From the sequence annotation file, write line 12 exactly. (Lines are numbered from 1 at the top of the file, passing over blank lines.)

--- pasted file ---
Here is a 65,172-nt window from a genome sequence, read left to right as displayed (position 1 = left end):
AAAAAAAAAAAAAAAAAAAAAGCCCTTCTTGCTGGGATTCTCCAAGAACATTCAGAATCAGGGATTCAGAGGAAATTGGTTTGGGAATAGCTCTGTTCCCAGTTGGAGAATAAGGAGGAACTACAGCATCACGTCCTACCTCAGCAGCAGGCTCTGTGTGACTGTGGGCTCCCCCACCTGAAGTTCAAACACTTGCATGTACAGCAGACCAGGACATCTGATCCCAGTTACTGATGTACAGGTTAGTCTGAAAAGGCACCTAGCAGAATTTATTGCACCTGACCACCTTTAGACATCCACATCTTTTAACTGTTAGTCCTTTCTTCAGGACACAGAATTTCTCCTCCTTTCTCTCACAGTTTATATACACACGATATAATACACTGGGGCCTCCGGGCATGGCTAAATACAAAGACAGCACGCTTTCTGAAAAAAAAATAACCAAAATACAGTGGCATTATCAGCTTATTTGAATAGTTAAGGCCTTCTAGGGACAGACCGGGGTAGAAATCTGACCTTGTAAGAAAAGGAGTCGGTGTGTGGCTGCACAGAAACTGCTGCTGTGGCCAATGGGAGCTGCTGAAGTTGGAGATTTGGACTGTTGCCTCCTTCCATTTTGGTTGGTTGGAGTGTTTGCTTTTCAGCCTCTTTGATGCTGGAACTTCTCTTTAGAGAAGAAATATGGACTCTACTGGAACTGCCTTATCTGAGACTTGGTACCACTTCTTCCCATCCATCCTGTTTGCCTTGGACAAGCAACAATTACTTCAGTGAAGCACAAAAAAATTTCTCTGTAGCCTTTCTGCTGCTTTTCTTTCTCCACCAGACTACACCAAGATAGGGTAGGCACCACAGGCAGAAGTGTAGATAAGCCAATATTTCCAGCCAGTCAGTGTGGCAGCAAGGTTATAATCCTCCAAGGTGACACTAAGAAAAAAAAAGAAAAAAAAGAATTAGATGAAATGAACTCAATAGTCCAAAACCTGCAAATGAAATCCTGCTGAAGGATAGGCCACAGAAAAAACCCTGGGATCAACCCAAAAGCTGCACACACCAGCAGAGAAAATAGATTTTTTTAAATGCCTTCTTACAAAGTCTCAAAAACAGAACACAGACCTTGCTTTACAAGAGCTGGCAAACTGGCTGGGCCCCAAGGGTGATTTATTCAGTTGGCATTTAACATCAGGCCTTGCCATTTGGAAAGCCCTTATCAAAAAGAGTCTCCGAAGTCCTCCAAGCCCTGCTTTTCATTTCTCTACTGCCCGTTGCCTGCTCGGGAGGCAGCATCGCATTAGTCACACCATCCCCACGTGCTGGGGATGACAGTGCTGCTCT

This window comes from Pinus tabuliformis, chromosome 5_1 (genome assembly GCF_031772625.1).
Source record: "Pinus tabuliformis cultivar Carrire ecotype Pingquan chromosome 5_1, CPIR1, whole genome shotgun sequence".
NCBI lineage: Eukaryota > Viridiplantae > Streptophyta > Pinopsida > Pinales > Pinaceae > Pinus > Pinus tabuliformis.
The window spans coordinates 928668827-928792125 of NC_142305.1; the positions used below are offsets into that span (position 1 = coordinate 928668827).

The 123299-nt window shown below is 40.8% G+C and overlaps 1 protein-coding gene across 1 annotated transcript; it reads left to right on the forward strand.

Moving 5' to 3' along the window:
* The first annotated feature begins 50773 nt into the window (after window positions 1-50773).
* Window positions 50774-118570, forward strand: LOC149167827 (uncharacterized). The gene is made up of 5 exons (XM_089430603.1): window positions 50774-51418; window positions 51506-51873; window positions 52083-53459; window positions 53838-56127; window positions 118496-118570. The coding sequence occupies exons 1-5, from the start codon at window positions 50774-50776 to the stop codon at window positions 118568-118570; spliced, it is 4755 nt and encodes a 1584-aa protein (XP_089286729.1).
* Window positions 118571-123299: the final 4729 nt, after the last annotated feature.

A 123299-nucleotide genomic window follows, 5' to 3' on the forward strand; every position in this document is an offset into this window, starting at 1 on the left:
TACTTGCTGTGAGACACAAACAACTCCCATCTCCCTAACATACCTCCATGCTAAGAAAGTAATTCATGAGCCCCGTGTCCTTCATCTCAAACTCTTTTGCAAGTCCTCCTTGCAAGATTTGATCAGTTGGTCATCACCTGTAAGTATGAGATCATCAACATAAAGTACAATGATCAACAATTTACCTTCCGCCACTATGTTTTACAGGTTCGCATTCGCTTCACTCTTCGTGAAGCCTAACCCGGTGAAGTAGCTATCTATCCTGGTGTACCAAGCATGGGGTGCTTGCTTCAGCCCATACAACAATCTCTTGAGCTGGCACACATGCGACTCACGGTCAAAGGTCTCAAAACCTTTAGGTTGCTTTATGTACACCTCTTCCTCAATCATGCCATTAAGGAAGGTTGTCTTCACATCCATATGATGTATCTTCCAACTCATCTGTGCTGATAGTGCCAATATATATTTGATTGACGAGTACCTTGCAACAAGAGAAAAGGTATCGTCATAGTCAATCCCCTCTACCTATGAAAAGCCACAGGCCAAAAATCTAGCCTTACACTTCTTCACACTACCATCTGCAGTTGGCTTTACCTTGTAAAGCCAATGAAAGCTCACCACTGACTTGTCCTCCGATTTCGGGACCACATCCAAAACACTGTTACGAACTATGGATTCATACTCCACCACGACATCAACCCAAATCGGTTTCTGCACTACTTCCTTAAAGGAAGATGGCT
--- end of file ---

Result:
A 123299-nucleotide genomic window follows, 5' to 3' on the forward strand; every position in this document is an offset into this window, starting at 1 on the left: